Utah Port Authority’s first meeting in months went uninterrupted — thanks to COVID-19
Port board Zoom meeting was controlled, but critics still aired ‘green washing’ grievances
SALT LAKE CITY — The controversial Utah Inland Port Authority Board held its first meeting in nearly eight months on Wednesday — and it was the first meeting the board has had in almost a year without being disrupted by protesters.
But that likely is only because the meeting was held virtually via Zoom due to the COVID-19 pandemic.
Still, the online board meeting, much of which was spent reviewing the port authority’s five-year strategic business plan released last week, attracted dozens of public listeners and commenters, many of which continue to lambaste the project as one that will only damage the Wasatch Front’s air and quality of life, even as supporters argue it will actually do the opposite.
In many ways, Wednesday’s meeting featured rehashing of the now years-old debate over whether Utah should develop an inland port in the 16,000-acre jurisdiction the Utah Legislature established west of the Salt Lake City International Airport — as well as “satellite” locations in rural Utah — for a global logistics hub meant to maximize import and export connections via truck, train and air connections.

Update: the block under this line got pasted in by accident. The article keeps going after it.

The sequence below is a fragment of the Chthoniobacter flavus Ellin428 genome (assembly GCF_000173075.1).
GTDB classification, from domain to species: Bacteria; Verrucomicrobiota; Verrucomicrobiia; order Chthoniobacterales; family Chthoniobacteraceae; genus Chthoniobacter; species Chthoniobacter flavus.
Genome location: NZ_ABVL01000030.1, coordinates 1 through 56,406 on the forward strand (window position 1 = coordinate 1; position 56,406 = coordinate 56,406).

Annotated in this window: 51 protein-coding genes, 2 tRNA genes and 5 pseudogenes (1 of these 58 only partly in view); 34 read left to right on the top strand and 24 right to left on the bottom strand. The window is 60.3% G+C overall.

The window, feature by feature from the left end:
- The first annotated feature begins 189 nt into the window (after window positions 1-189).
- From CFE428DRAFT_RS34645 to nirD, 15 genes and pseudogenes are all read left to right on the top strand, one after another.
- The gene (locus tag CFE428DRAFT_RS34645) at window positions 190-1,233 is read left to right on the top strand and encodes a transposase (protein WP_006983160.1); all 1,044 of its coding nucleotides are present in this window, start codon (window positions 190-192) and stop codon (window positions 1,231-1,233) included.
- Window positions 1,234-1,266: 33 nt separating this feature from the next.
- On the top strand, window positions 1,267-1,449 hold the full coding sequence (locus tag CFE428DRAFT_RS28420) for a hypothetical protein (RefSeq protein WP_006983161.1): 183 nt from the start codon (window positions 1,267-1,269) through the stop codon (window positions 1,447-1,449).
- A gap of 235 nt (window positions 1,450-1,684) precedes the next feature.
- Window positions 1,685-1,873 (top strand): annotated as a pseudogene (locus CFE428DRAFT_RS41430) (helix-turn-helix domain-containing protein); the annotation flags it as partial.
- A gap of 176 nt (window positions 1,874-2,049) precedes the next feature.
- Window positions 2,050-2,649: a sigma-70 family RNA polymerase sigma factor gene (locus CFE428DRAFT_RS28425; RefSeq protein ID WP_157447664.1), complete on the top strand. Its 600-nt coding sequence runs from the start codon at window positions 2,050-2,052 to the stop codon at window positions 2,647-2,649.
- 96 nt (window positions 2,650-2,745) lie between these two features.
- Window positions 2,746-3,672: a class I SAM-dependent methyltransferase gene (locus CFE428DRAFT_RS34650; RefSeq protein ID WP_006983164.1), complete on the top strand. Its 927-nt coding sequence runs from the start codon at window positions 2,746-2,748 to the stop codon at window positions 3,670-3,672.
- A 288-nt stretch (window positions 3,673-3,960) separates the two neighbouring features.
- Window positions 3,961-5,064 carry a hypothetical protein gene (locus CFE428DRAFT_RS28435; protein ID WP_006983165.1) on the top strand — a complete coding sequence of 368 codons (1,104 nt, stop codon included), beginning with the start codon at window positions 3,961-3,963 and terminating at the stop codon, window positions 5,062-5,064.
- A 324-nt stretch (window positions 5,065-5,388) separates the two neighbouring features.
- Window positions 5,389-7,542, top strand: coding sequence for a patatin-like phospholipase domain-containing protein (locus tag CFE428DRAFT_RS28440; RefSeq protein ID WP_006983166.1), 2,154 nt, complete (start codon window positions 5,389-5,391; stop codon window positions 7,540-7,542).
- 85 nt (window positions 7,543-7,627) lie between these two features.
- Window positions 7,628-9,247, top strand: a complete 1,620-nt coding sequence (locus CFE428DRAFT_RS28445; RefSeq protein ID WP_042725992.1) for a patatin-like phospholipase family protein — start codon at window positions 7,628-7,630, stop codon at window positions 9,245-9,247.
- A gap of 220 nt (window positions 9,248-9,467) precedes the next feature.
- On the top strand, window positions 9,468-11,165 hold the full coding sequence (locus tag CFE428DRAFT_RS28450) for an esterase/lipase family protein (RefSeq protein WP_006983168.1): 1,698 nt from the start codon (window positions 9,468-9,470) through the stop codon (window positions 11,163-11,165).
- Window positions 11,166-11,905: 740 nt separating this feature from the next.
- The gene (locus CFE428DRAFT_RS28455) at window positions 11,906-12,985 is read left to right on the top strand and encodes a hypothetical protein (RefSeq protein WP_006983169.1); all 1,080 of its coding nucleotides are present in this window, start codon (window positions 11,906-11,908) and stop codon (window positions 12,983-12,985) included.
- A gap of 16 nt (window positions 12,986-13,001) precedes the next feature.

Supporters, including the port authority’s executive director Jack Hedge and commissioners from rural Utah counties, argue the generational project could solidify Utah’s place in the global logistics system, create thousands of high-paying jobs, and help coordinate warehouse and distribution growth that’s already coming in a way that would ensure the Utah port has minimal impact on air quality, traffic and other environmental issues.
But critics say the idea that a port authority could be sustainable or green in any way is bogus — and one that will ultimately be driven by money rather than with prioritization of Utahns’ health and the sensitive wetlands that serve as bird habitat near the Great Salt Lake.
A vision laid out in the port authority’s strategic business plan includes lofty green goals to bring electric trucks and cargo equipment, commercial electric charging infrastructure, air quality monitoring, dust control, environmental preservation buffer zones, environmentally friendly building standards and other strategies to mitigate its impact.